12 Fascinating Facts about Bitcoin

A new year is a time for people to reflect on new resolutions and changes they want to make, and finances are no exception. Nearly 97 million Americans have plans to make a resolution in the year 2021, according to a recent survey by WalletHub. Many people choose to attempt financial resolutions to change their financial future for the better and establish better habits when it comes to money.

As 2023 begins, consider establishing a few financial resolutions of your own to help improve the way your money can work for you in the new year. Here are a few of the most popular financial resolutions people often make at the start of a new calendar year.

  1. No One Knows Who Created Bitcoin 

Who created Bitcoin? No one knows. The digital currency appeared seemingly overnight out of the hands of someone named Satoshi Nakamoto. No one knows whether Satoshi Nakamoto is a person, a group of people, or an organization. What we do know, however, is that Satoshi holds roughly 1 million bitcoins. 

2. There’s a Limited Supply 

Another surprising fact about Bitcoin is that there is a limited supply. In other words, eventually, there will be no more bitcoins for investors to buy. 

There are a total of 21 million bitcoins available. Out of that number, miners have already harvested 19 million. With only 2 million remaining, it won’t be long before the supply runs out. 

3. Bitcoin Rules the Black Market 

When we think of Bitcoin, most of us think of investment portfolios and retirement funds. However, Bitcoin also has a strong presence on the black market. 

Because bitcoins can’t be traced like normal currency, they’re ideal for cybercriminals. Luckily, the government is on top of bitcoin transactions and has seized hundreds of thousands of bitcoins used in illegal sales.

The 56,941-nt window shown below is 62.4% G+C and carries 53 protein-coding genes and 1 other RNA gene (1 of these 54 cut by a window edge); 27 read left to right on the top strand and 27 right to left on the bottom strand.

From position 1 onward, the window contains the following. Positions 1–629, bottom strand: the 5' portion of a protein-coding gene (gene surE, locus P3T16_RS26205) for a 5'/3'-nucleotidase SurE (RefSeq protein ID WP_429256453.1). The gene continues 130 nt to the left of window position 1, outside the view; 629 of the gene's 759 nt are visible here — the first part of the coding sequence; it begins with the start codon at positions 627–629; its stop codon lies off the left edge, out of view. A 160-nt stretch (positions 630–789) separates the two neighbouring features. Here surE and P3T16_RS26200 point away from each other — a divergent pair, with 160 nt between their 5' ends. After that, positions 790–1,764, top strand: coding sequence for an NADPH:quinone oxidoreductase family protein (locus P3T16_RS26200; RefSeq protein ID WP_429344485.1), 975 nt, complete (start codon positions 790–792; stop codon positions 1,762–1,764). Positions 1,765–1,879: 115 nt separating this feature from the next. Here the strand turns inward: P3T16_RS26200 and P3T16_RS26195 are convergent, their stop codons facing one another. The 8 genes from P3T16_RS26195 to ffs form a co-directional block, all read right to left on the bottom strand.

4. Bitcoin Can Be Traded on PayPal 

PayPal, a popular personal finance platform, recently announced that users will be able to trade bitcoin through their service, making it even more accessible to the amateur investor. What’s more, PayPal is planning to extend this service to its additional platforms. That means that pretty soon investors will be able to buy and sell bitcoin on Venmo. 

5. The First Bitcoins Were Used to Buy Pizza 

With the current value of bitcoin sitting at just over $41,000, it’s hard to believe that the first bitcoins were used to buy pizza.  

In 2010, an early bitcoin owner used 10,000 bitcoins to order two pizzas. Today, that purchase would be worth more than $417 million. 

6. A Man Once Threw Away Thousands of Bitcoins 

In 2013 a man named James Howells of Wales had an old hard drive that contained more than 7,500 bitcoins. However, he didn’t foresee a future for the currency. As such, he decided to throw the hard drive away, losing out on millions of dollars today. Now, he’s trying to get his city council to let him excavate local landfills in an attempt to find it. 

7. Bitcoin Projections Could Reach $500,000 

Bitcoin is a cryptocurrency that’s seen quite a bit of fluctuation since it was first invented. However, despite that fluctuation, it still seems to be growing. 

Experts predict that the currency could eventually reach a sale price of $500,000. Some analysts are projecting Bitcoin prices over $1,000,000! That would mean huge payouts for anyone who’s taken the time to invest in bitcoin, or starts buying today. 

8. Companies Are Investing in Bitcoin 

While bitcoin is mostly talked about among individual investors, they’re certainly not the only ones with their eyes on the currency. Many large corporations are starting to invest in bitcoin to earn extra cash for their business operations.